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“‘Be positive’ became our family’s motto throughout the difficult time and we continue to spread that message to others,” Gorman said. “What Jamie does is so important because she embodies the idea of taking a difficult situation and turning it into a positive message.”

Gorman is the volunteer coordinator for Camp Kesem at UR, a community organization that supports children through and beyond their parent’s cancer, according to the Camp Kesem website. In April 2016, the group participated in a bone marrow drive.

It was at this drive that senior Tyler Anderson was swabbed to join the registry. On January 9 of the following year, he found out that he was a match. 

Before going through with the procedure, Anderson received an email informing him that the patient was no longer a candidate for a transplant. But before this news, Anderson remembers feeling excited about the process and the possibility of saving someone’s life, he said.

“Even though you can’t learn who the patient is or their name until at least one year after the donation, you still build some kind of bond with them,” Anderson said. “It’s the kind of thing you don’t need to know them to feel attached.”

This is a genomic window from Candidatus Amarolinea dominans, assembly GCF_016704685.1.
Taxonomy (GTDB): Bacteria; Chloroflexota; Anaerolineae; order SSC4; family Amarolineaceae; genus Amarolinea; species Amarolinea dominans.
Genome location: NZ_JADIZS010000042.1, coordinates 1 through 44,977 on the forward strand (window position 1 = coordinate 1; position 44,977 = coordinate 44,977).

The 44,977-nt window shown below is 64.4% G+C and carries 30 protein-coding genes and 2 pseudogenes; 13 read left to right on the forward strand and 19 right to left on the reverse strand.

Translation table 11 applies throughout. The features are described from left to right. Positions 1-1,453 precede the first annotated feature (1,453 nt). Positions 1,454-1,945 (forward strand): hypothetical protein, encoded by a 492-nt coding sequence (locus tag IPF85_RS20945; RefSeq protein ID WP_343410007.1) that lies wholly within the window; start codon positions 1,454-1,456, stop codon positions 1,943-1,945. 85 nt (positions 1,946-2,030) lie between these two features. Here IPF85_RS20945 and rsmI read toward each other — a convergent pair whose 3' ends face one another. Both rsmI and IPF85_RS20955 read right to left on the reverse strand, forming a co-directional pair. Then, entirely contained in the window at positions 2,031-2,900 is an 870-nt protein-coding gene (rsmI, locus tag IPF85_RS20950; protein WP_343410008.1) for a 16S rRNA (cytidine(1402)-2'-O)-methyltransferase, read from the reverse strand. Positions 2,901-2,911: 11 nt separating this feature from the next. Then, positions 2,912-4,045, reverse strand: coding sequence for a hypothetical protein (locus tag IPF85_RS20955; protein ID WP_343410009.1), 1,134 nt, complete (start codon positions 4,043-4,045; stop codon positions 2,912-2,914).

Students such as Anderson, and the members of Katz’s family, inspire her to continue her work. This semester, Katz hopes to introduce a Gift of Life club on campus to train members to hold drives and continue her work at UR and in the surrounding Richmond area, she said.

“I want to make sure that Gift of Life carries on at UR and doesn’t leave with me when I graduate,” she said.

Katz also hopes to hold drives with Virginia Commonwealth University organizations, in part to bring more genetic diversity to the bone marrow registry since VCU has a larger proportion of students from diverse backgrounds, she said.

“Most people don’t realize that for a patient battling blood cancer, their chances of finding a match are dependent on their ethnic background,” said Nick Hudson, associate director of development at Gift of Life. “The way we measure compatibility is essentially DNA, so people who share the same heritage are more likely to find a match.”

Because of discrepancies in ethnic representation in the bone marrow registry, the likelihood of a white patient finding a match is 97 percent, compared to 80 percent for Hispanics, 77 percent for American Indians, 72 percent for Asians and 66 percent for African Americans, according to

Hudson joined the registry at a drive for Amy in 2006 and became a match with a 4-year-old boy battling cancer. Inspired by the bone marrow donor process, he went to work for Gift of Life and founded the Campus Ambassador Program, which now has 167 student ambassadors around the country, including Katz.

“Jamie is potentially saving hundreds of people’s lives by getting as many students to sign up as possible to be on the registry,” Anderson said. “It all starts with people like Jamie.”

Contact contributor Alice Millerchip at